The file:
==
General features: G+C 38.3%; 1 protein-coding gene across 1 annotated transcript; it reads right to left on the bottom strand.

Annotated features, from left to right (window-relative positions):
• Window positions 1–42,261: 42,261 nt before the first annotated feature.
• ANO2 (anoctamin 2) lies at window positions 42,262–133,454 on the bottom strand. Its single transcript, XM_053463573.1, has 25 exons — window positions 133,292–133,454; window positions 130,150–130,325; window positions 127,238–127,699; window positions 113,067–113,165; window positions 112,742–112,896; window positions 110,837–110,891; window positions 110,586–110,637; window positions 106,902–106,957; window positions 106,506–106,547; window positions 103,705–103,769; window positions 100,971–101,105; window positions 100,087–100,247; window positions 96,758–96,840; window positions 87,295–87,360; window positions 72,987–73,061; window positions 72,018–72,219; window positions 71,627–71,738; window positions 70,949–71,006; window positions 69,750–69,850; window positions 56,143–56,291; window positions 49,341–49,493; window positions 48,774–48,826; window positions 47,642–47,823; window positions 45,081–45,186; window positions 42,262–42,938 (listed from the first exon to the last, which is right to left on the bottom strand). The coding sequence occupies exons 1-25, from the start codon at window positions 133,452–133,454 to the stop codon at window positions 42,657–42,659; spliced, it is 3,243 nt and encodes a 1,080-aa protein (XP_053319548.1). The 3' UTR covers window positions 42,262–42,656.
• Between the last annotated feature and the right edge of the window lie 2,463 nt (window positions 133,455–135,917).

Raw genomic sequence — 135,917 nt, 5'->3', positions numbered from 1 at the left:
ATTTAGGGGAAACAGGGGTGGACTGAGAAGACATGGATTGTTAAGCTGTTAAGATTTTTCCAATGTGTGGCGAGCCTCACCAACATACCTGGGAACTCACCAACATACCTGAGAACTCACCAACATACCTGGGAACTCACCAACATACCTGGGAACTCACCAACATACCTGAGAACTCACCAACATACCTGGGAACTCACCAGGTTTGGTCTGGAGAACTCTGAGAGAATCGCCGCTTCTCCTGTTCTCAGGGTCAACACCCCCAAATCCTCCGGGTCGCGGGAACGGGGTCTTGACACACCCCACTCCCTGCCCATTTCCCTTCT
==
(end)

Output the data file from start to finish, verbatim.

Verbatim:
General features: G+C 38.3%; 1 protein-coding gene across 1 annotated transcript; it reads right to left on the bottom strand.

Annotated features, from left to right (window-relative positions):
• Window positions 1–42,261: 42,261 nt before the first annotated feature.
• ANO2 (anoctamin 2) lies at window positions 42,262–133,454 on the bottom strand. Its single transcript, XM_053463573.1, has 25 exons — window positions 133,292–133,454; window positions 130,150–130,325; window positions 127,238–127,699; window positions 113,067–113,165; window positions 112,742–112,896; window positions 110,837–110,891; window positions 110,586–110,637; window positions 106,902–106,957; window positions 106,506–106,547; window positions 103,705–103,769; window positions 100,971–101,105; window positions 100,087–100,247; window positions 96,758–96,840; window positions 87,295–87,360; window positions 72,987–73,061; window positions 72,018–72,219; window positions 71,627–71,738; window positions 70,949–71,006; window positions 69,750–69,850; window positions 56,143–56,291; window positions 49,341–49,493; window positions 48,774–48,826; window positions 47,642–47,823; window positions 45,081–45,186; window positions 42,262–42,938 (listed from the first exon to the last, which is right to left on the bottom strand). The coding sequence occupies exons 1-25, from the start codon at window positions 133,452–133,454 to the stop codon at window positions 42,657–42,659; spliced, it is 3,243 nt and encodes a 1,080-aa protein (XP_053319548.1). The 3' UTR covers window positions 42,262–42,656.
• Between the last annotated feature and the right edge of the window lie 2,463 nt (window positions 133,455–135,917).

Raw genomic sequence — 135,917 nt, 5'->3', positions numbered from 1 at the left:
ATTTAGGGGAAACAGGGGTGGACTGAGAAGACATGGATTGTTAAGCTGTTAAGATTTTTCCAATGTGTGGCGAGCCTCACCAACATACCTGGGAACTCACCAACATACCTGAGAACTCACCAACATACCTGGGAACTCACCAACATACCTGGGAACTCACCAACATACCTGAGAACTCACCAACATACCTGGGAACTCACCAGGTTTGGTCTGGAGAACTCTGAGAGAATCGCCGCTTCTCCTGTTCTCAGGGTCAACACCCCCAAATCCTCCGGGTCGCGGGAACGGGGTCTTGACACACCCCACTCCCTGCCCATTTCCCTTCT